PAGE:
We don’t really need chicken, but I thought I’d have a look. The price has gone up, but I expected that to happen now that the demand outstrips supply. It’s 50p a kilo more expensive (that’s around 25p per pound in real measurements). That made the not-quite 2lb chicken a princely £10 (almost). Well, I ummed a little more.
But, I decided I have to stand by my convictions and put my money where my mouth is. If I’m so committed to having chickens have a better life then I have to be prepared to pay for it. So we bought the chicken. I reckon it will make easily three, maybe four meals if I’m careful with it. if I can stretch it to four meals (or more) then that’s only £2.50 per meal, which is pretty reasonable.
I can understand that your average single parent with two kids to feed probably can’t afford to spend that much, even if it could last for four meals. Perhaps the problem is that we (as a nation) have become too used to being able to shovel our gobs full of whatever we want, whenever we want. We never had the waste-not want-not culture that some of our parents, and grandparents (and even great-grandparents for some of the younger generation now) did. I don’t think that we need to eat a whole chicken for every meal, every day. I think that we should aim for meat-and-three-veg most nights, but that could be chicken, fish (yes, I know that’s not cheap either), pork, lamb (don’t talk to me about blue tongue), beef, or indeed any other edible animal (rabbit, pheasant, guinea fowl – I could go on)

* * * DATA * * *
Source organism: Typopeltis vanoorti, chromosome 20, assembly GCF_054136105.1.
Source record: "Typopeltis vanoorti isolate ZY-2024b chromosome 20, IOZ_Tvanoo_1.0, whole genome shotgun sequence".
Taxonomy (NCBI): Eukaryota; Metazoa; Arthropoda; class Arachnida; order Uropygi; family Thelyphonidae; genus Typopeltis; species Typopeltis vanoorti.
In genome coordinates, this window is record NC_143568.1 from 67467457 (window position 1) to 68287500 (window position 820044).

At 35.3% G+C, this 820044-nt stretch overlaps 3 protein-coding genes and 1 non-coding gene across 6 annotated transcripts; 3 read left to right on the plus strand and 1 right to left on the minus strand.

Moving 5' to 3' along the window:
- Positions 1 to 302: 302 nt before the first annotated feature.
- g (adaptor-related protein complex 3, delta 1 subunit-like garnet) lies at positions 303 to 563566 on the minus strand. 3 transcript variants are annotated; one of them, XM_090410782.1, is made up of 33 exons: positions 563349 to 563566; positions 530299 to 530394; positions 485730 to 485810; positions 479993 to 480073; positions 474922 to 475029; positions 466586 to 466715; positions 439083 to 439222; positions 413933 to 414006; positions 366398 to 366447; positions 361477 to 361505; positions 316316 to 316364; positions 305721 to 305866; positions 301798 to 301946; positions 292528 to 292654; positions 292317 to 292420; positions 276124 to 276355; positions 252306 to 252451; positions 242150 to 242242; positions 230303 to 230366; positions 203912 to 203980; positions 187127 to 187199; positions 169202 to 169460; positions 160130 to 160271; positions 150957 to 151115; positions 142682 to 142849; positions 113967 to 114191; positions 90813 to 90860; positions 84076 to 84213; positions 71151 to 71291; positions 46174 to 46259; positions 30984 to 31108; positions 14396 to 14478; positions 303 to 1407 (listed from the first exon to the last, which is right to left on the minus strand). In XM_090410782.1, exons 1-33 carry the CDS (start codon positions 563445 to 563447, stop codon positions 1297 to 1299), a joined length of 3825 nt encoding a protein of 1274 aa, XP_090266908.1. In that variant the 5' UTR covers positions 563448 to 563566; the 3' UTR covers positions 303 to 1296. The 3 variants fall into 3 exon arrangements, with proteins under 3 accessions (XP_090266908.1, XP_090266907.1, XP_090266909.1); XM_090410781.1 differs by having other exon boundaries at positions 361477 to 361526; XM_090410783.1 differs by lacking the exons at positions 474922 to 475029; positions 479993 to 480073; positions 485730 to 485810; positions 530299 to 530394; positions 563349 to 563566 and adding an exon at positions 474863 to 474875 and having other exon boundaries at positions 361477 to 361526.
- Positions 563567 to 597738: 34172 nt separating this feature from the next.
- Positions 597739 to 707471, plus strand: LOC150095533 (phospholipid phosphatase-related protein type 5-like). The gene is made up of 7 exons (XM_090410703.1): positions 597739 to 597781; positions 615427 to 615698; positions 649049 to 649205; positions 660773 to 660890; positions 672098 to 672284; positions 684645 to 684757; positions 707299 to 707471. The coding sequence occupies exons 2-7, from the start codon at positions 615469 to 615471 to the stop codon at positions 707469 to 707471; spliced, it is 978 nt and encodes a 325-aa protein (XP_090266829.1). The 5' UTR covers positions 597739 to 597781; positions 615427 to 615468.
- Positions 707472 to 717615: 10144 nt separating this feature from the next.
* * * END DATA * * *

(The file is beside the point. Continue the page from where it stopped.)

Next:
My point is that we should stop viewing it as our right to eat more chicken than we can stand (or in the case of many, to eat just the breasts and legs and then waste the rest of the good bits) and start viewing it as our privilege.
[steps off soap box, for now]